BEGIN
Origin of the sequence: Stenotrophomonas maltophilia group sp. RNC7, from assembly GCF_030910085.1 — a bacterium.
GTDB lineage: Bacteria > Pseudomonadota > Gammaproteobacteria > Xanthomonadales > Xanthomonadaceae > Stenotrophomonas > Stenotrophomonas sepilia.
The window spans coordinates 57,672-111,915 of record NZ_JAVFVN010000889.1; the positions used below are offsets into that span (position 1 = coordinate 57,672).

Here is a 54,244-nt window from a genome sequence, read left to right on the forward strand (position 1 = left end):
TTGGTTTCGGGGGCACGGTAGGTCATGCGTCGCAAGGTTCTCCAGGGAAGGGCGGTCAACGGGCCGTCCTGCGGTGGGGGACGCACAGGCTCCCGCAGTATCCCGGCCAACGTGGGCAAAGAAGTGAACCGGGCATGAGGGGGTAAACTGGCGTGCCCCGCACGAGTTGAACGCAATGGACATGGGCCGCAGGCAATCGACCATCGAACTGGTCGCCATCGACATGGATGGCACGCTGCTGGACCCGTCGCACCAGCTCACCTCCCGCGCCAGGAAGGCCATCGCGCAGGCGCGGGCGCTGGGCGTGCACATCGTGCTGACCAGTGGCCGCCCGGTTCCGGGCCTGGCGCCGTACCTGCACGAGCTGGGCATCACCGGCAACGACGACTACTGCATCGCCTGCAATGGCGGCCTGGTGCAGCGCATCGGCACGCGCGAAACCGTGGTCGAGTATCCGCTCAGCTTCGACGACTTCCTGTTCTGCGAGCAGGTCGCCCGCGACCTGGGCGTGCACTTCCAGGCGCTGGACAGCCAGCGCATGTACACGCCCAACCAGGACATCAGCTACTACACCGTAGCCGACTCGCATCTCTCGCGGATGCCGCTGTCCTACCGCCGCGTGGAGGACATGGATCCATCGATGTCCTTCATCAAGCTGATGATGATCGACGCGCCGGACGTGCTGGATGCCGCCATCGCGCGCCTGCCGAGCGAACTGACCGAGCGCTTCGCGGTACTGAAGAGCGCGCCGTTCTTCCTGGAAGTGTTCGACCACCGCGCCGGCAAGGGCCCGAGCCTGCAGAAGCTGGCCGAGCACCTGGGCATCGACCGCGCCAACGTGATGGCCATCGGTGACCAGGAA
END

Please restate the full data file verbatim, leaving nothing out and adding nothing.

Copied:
Origin of the sequence: Stenotrophomonas maltophilia group sp. RNC7, from assembly GCF_030910085.1 — a bacterium.
GTDB lineage: Bacteria > Pseudomonadota > Gammaproteobacteria > Xanthomonadales > Xanthomonadaceae > Stenotrophomonas > Stenotrophomonas sepilia.
The window spans coordinates 57,672-111,915 of record NZ_JAVFVN010000889.1; the positions used below are offsets into that span (position 1 = coordinate 57,672).

Here is a 54,244-nt window from a genome sequence, read left to right on the forward strand (position 1 = left end):
TTGGTTTCGGGGGCACGGTAGGTCATGCGTCGCAAGGTTCTCCAGGGAAGGGCGGTCAACGGGCCGTCCTGCGGTGGGGGACGCACAGGCTCCCGCAGTATCCCGGCCAACGTGGGCAAAGAAGTGAACCGGGCATGAGGGGGTAAACTGGCGTGCCCCGCACGAGTTGAACGCAATGGACATGGGCCGCAGGCAATCGACCATCGAACTGGTCGCCATCGACATGGATGGCACGCTGCTGGACCCGTCGCACCAGCTCACCTCCCGCGCCAGGAAGGCCATCGCGCAGGCGCGGGCGCTGGGCGTGCACATCGTGCTGACCAGTGGCCGCCCGGTTCCGGGCCTGGCGCCGTACCTGCACGAGCTGGGCATCACCGGCAACGACGACTACTGCATCGCCTGCAATGGCGGCCTGGTGCAGCGCATCGGCACGCGCGAAACCGTGGTCGAGTATCCGCTCAGCTTCGACGACTTCCTGTTCTGCGAGCAGGTCGCCCGCGACCTGGGCGTGCACTTCCAGGCGCTGGACAGCCAGCGCATGTACACGCCCAACCAGGACATCAGCTACTACACCGTAGCCGACTCGCATCTCTCGCGGATGCCGCTGTCCTACCGCCGCGTGGAGGACATGGATCCATCGATGTCCTTCATCAAGCTGATGATGATCGACGCGCCGGACGTGCTGGATGCCGCCATCGCGCGCCTGCCGAGCGAACTGACCGAGCGCTTCGCGGTACTGAAGAGCGCGCCGTTCTTCCTGGAAGTGTTCGACCACCGCGCCGGCAAGGGCCCGAGCCTGCAGAAGCTGGCCGAGCACCTGGGCATCGACCGCGCCAACGTGATGGCCATCGGTGACCAGGAA